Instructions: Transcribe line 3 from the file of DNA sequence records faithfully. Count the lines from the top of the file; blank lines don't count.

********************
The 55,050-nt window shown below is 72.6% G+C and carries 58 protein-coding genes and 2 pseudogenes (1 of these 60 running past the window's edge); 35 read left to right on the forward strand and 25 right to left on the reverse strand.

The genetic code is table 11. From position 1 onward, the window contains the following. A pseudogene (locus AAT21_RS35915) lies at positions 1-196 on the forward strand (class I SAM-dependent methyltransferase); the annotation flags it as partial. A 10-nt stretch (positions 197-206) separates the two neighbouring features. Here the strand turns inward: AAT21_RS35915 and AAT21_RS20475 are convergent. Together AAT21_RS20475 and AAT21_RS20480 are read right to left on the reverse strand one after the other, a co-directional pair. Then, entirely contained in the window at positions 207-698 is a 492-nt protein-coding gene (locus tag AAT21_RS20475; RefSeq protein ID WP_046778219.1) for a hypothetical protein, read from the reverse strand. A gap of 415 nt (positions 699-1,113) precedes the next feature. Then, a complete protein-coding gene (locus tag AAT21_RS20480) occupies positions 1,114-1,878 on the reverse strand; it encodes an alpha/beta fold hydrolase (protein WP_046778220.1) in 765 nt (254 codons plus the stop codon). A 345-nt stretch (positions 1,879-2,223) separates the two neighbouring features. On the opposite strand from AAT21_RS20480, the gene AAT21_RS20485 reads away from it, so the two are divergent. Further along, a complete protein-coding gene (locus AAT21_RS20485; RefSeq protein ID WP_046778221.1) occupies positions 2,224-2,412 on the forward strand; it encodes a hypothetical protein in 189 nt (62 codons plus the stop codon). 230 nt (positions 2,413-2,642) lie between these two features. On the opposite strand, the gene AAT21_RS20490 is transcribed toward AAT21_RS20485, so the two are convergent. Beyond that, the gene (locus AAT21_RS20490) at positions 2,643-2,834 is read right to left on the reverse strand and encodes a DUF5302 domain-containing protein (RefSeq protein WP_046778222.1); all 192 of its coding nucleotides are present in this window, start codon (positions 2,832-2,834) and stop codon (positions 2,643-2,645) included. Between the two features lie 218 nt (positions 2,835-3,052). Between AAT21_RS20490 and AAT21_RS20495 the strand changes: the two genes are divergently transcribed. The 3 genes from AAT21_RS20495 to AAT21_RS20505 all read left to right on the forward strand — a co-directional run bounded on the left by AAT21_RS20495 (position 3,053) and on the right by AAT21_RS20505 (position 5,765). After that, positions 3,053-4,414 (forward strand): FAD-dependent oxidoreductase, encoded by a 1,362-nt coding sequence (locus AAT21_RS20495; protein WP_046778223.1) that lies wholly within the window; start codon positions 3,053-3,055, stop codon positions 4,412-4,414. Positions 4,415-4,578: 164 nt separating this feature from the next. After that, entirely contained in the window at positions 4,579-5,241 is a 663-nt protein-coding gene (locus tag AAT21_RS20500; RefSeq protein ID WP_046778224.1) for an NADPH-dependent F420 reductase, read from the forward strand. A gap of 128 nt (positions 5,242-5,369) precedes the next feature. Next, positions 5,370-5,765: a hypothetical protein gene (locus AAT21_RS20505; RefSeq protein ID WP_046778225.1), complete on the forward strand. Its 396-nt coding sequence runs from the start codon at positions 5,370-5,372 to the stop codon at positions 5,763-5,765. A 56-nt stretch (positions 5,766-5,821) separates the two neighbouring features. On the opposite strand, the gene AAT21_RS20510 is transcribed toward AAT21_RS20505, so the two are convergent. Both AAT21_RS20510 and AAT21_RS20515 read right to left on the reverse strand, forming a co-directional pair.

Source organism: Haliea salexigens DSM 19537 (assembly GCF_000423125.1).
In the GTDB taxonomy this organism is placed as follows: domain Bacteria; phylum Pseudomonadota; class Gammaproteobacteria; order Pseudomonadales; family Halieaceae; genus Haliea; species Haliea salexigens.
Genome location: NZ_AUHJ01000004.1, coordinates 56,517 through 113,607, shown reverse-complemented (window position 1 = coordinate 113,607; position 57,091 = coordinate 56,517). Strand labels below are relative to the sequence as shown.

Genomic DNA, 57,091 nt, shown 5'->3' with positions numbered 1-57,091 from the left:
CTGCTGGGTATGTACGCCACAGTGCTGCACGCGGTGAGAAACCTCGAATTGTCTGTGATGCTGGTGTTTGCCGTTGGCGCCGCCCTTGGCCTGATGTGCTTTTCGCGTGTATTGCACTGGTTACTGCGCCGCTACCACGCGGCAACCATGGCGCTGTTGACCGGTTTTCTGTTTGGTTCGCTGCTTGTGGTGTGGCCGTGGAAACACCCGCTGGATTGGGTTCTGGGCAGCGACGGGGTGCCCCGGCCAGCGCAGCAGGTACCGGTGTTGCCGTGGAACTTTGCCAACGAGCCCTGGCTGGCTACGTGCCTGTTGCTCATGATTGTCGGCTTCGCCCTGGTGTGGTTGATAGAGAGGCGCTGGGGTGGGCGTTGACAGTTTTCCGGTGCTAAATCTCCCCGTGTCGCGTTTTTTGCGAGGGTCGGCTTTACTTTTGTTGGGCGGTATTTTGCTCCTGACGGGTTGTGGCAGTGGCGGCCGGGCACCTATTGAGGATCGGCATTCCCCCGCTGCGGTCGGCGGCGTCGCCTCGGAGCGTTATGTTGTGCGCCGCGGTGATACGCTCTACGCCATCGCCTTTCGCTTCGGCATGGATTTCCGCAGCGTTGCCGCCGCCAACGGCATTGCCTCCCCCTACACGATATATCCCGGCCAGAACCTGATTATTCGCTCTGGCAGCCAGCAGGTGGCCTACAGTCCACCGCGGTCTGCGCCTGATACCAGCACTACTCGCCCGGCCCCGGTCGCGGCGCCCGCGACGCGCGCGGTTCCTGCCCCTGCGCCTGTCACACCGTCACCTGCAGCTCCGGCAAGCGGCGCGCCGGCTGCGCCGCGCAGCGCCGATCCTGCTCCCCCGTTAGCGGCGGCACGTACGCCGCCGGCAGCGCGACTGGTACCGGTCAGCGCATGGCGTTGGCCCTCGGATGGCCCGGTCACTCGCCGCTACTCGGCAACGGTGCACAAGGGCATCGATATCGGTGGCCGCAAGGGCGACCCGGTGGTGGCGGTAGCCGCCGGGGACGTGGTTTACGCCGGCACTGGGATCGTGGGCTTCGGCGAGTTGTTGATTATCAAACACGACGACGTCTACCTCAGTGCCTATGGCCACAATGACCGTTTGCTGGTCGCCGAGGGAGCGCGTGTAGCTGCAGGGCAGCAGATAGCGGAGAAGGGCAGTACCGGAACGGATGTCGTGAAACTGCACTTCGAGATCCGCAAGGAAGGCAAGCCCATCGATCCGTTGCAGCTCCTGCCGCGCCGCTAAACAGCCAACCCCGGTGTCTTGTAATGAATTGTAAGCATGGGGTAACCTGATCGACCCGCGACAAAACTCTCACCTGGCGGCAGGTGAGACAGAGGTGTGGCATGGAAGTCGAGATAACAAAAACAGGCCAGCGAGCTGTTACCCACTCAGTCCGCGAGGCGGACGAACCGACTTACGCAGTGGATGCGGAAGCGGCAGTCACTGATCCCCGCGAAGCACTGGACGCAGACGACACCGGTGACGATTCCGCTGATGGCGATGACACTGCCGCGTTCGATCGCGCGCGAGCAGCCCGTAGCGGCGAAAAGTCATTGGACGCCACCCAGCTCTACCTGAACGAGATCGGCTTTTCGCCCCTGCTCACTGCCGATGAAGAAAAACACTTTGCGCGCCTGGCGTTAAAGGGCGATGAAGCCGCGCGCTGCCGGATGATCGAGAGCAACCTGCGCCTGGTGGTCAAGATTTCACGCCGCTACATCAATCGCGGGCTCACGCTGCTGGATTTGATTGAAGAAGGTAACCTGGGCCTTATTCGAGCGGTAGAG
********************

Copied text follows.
Source organism: Haliea salexigens DSM 19537 (assembly GCF_000423125.1).